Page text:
« ПредишнаНапред »
which his Creator formed him, into which he is impelled irresistibly, and the only one in which his race can exist and all his faculties be fully developed.
2. It follows that even the worst form of government is better than anarchy; and that individual liberty or freedom must be subordinate to whatever power may be necessary to protect society against anarchy within or destruction from without
3. Just in proportion as a people are ignorant, stupid, debased, corrupt, exposed to violence within and danger without, the power necessary for government to possess, in order to preserve society against anarchy and destruction, becomes greater and greater, and individual liberty less and less, until the lowest condition is reached, when absolute and despotic power becomes necessary on the part of the government, and individual liberty becomes extinct.
4. So, on the contrary, just as a people rise in the scale of intelligence, virtue, and patriotism, and the more perfectly they become acquainted with the nature of government, the ends for which it was ordered, and how it ought to be administered, the power necessary for government becomes less and less, and individual liberty greater and greater.
John C. CALHOUN.
John Caldwell Calhoun was born at Abbeville, South Carolina, March 18, 1782. He served with distinction in Congress and the Senate, and was minister of war under President Monroe. The tariff of 1832 being unfavorable to the South, Calhoun advanced the doctrine that a State could nullify a law of the United States. The idea was taken up and passed as a law by South Carolina, and that state even threatened to leave the Union if the new tariff were carried out. The prompt action of President Andrew Jackson prevented any trouble. Calhoun died March 31, 1850.
2. ůn těn'å ble; a. not capable 7. gre nādes”; n. hollow iron of being held.
balls, filled with explosives, 3. băs'tion (băs' chủn); n, a pro and thrown among enemies.
jecting mass of masonry at the 7. fås çïnes; n. bundles of sticks angle of a fortified work.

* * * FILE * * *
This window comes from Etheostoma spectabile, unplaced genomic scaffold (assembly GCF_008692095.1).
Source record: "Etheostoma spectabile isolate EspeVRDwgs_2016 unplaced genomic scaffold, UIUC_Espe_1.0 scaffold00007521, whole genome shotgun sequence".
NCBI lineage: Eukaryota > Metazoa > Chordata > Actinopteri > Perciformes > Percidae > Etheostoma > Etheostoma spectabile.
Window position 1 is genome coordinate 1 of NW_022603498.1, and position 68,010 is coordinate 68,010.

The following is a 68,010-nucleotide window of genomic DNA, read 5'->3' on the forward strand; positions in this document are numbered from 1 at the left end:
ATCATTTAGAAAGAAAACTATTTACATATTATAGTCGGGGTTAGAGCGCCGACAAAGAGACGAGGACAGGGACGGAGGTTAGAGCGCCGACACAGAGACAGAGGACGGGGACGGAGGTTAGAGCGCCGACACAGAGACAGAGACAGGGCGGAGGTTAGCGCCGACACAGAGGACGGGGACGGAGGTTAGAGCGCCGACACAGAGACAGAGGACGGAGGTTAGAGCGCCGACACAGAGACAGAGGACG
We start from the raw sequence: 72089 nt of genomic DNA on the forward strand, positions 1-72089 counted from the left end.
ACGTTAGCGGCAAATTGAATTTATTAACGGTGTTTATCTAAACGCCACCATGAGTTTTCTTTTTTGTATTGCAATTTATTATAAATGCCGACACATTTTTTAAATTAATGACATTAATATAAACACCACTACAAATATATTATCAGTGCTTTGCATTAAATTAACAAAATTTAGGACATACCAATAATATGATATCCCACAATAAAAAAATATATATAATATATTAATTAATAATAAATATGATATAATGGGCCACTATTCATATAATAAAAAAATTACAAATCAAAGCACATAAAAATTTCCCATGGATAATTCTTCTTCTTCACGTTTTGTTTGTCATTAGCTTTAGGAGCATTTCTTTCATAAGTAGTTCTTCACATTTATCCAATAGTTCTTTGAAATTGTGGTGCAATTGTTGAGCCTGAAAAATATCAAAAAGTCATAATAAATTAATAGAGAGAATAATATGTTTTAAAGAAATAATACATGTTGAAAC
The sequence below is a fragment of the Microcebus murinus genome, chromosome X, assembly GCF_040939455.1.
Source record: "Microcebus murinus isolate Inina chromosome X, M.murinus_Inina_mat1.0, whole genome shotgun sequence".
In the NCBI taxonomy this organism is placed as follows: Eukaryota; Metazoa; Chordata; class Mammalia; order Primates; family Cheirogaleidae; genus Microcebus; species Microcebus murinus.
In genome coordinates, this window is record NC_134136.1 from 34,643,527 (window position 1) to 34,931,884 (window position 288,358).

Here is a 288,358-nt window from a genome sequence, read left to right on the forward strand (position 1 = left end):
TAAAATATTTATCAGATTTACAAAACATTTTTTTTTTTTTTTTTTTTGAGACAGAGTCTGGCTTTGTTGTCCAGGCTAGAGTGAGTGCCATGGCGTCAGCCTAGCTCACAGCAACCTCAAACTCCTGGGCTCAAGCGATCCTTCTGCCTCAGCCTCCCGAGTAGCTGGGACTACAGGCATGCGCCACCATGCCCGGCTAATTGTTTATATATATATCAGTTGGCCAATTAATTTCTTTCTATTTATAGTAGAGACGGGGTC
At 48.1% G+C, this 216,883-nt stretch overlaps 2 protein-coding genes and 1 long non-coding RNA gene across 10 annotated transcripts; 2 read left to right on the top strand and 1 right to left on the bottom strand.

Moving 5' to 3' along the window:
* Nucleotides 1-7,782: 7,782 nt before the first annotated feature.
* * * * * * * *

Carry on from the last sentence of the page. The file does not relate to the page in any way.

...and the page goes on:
used in raising batteries, and in 5. å d'å mănt; n. a stone of ex filling ditches. treme hardness.
9. fū’şil lāde; n, a simultaneous 5. děç' I mā těd; a. reduced. discharge of fire-arms.
How They kept the Bridge at Athlone.
Though James II. was defeated by William at the battle of the Boyne, in 1690, and escaped to France, the Irish Jacobites still kept up the struggle. At Athlone, at Limerick, and at other places, they made a gallant defense ; but at the battle of Aghrim, in 1691, St. Ruth, who led the Irish troops, was killed and his army totally defeated. The surrender of Limerick, two months later, brought the struggle in Ireland to a close.
1. On the 17th of June, 1691, the army of King William -"the ranks one blaze of scarlet, and the artillery such as had never before been seen in Ireland”—appeared in full force before Athlone. Ginkle summoned the town to surrender.
2. On a previous occasion when besieged, the governor had relinquished, as untenable, the Leinster (or “ English ") side of the town, and made his stand successfully from the Connaught (or “ Irish ") side. The governor on this occasion, Colonel Fitzgerald, resolved to defend both the English and Irish sides, St. Ruth having strongly counseled him to do so, and promised to reach him soon with the bulk of the Irish army from Limerick. Colonel Fitzgerald had not more than three hundred and fifty men as a garrison. Nevertheless, knowing that all depended on holding out till St. Ruth could come up, he did not wait for Ginkle to appear in
sight, but sallied out with his small force, and disputed with the Williamite army the approaches to the town, thus successfully retarding them for five or six hours.
3. But Ginkle had merely to plant his artillery, and the only walls Athlone possessed, on that side at least, were breached, and crumbled like pastry. Toward evening, on the 19th of June, the whole of the bastion at the “ Dublin Gate," near the river, on the north side, being leveled, the town was assaulted. The storming party, as told off, were four thousand men, headed by three hundred grenadiers. To meet these, Fitzgerald had barely the survivors of his three hundred and fifty men, now exhausted after fortyeight hours' constant fighting. In the breach, when the assault was delivered, two hundred of that gallant band fell, to rise no more. The remainder, fiercely fighting, fell back inch by inch toward the bridge, pressed by their four thousand foes. From the Williamites shouts now arose from all sides of " The bridge, the bridge !” and a furious rush was made to get over the bridge along with, if not before, the retreating Irish. In this event, of course, all would be lost.